1. Low-Tempo Stuff
Given that even when the Top Four was realistic our lot hardly dashed about the place with any sense of frenzied urgency, it was perhaps unsurprising that today, with the only available carrot being the slightly wonky, shrivelled one of Europa football (or the even smaller, even more shrivelled one of the Europa Conference, whatever that is), the mood amongst those tasked with doing the necessaries in N17 was set to ‘Leisurely’.
Not that it mattered much, as Wolves had switched off their mood setting entirely, in order to sit on a beach and sip something punchy, but there was a curious gentleness to the way in which we gradually exerted our superiority.
Yes, Kane hit the post in the opening jabs, with the sort of shot out of thin air of which he seems to be the sole licence-holder; and yes, we twice had shots thwacked off the line with the ‘keeper seemingly distracted by the beach-side view; but there was none of that zip about our build-up play that makes the pulse quicken and arrests the attention.
The Sky cameras caught the spirit of the thing by doing their best to not show our opener when it did eventually come, preferring to dwell on their narrative de jour about a man from Sunday league football repeatedly heading away crosses (a plot-line with which they were so obsessed that they pretended it continued long after it had stopped, bizarrely awarding the bean in question the day’s rosette despite him being wildly out of position, and then comically parked on his rear for the first goal; and too slow to get to the rebound for the second: man of the match indeed).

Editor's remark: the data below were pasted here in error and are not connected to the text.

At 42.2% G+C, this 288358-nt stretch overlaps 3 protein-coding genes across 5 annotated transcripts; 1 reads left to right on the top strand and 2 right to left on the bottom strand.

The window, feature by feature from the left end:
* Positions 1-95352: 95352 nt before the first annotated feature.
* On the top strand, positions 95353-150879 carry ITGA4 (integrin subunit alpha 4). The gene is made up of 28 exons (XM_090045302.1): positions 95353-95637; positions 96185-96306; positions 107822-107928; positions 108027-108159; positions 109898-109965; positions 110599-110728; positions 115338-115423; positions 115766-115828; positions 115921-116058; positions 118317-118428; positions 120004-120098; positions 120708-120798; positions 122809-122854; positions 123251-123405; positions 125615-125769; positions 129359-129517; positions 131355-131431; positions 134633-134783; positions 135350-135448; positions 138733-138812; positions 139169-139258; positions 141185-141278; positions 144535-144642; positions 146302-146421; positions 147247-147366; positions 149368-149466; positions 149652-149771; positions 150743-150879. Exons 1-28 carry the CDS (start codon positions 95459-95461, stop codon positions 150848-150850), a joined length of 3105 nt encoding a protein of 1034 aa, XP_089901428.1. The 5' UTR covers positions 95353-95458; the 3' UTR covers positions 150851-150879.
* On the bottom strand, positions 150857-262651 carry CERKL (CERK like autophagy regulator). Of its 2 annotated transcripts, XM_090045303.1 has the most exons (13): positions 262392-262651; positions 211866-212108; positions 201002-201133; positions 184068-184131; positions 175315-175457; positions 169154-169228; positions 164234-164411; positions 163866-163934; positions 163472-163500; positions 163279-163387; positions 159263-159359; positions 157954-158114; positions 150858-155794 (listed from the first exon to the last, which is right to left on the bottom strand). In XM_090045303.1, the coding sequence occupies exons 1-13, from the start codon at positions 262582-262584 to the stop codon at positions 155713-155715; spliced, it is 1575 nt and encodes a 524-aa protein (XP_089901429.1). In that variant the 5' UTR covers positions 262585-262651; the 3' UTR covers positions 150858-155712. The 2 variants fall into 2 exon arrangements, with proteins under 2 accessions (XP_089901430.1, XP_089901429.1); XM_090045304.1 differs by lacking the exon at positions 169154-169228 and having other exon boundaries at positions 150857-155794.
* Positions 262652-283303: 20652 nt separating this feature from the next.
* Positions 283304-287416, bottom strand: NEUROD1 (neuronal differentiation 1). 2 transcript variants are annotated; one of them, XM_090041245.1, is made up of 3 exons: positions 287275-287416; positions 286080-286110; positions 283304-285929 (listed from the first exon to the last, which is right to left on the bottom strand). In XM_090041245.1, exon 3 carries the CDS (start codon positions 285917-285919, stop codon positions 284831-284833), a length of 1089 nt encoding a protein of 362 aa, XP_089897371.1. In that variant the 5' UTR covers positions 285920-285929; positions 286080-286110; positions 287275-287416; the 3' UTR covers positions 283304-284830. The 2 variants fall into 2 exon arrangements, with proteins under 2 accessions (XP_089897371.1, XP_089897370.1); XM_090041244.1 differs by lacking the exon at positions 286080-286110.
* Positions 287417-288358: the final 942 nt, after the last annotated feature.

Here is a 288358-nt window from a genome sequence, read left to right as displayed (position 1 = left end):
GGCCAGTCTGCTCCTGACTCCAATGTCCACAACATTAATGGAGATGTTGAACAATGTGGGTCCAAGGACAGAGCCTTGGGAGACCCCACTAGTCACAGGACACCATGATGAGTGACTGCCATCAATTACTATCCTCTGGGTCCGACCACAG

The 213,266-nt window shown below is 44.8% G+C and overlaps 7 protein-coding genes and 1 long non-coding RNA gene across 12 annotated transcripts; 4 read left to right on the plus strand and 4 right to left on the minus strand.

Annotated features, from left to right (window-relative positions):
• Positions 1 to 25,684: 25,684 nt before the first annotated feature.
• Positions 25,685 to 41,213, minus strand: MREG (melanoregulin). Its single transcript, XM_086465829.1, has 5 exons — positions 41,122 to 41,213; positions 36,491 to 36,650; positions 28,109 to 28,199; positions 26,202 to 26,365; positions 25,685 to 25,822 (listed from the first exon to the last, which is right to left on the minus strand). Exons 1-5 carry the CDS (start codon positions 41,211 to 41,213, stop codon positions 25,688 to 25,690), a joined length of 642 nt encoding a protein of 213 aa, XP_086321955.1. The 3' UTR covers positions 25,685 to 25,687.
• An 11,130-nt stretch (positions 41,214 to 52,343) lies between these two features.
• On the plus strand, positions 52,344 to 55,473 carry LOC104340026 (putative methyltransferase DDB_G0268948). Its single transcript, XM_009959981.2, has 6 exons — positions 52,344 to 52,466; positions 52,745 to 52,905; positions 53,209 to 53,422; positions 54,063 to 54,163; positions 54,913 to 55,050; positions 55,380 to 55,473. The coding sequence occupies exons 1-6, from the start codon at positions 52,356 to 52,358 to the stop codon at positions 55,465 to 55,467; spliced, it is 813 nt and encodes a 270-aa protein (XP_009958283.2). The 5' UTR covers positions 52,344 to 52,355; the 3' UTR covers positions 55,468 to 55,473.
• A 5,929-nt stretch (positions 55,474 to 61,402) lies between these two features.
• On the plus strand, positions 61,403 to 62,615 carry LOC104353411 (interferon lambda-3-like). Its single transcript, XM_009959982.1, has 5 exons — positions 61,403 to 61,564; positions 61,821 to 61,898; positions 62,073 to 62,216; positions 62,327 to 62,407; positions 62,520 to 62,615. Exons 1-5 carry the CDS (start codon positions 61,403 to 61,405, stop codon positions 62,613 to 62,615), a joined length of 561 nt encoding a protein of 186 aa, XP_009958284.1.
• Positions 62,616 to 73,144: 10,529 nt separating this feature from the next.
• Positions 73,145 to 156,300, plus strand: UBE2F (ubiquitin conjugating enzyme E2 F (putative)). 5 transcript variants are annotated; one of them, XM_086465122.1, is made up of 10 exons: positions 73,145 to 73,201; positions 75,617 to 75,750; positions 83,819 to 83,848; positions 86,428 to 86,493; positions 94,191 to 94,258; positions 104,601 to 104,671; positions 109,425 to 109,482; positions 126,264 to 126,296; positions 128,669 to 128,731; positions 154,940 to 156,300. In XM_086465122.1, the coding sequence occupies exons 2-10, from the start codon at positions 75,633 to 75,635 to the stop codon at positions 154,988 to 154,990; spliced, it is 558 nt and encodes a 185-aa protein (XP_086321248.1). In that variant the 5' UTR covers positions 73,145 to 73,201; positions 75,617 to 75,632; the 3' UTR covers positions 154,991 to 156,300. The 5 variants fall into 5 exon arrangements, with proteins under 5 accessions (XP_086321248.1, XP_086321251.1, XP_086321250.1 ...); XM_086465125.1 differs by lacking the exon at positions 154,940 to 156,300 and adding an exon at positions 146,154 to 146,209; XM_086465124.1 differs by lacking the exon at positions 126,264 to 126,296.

It was not until early in the second half that our lot began showing any appetite for the thing, and we were treated to the first sights of free-flowing football coursing through the veins. Again, probably worth emphasising that nothing beyond third gear was really necessary, but given the talent on display, and the pliant nature of our guests, the first half in particular was oddly muted.
However, it was still comfortably sufficient, and should an eager student ever choose to write an essay on ebbs and flows of this particular match then “Two-Nil” would be a title that captured entirely appropriately the game’s dynamics as well as its scoreline.
2. Dele: Delightful and Exasperating
In terms of the specifics, Dele’s performance was an odd mix of the delightful and exasperating.
In the Debit column, the chap was guilty on a couple of occasions of the sort of carelessness that would have been excoriated by notable former managers who were sticklers for that sort of thing and who, it might be suggested, carried about themselves particularly needless vendettas.
In one instance he gave away a pretty needless free-kick in a dangerous area, via the medium of an unnecessary and pretty unsubtle shove to the back; on another occasion he tried to be rather too cute for his own good inside his own penalty area of all places, giving away possession, when anyone in the Sky commentary box could have advised that simply hacking the ball away to kingdom come would have had him lauded as the game’s standout performer.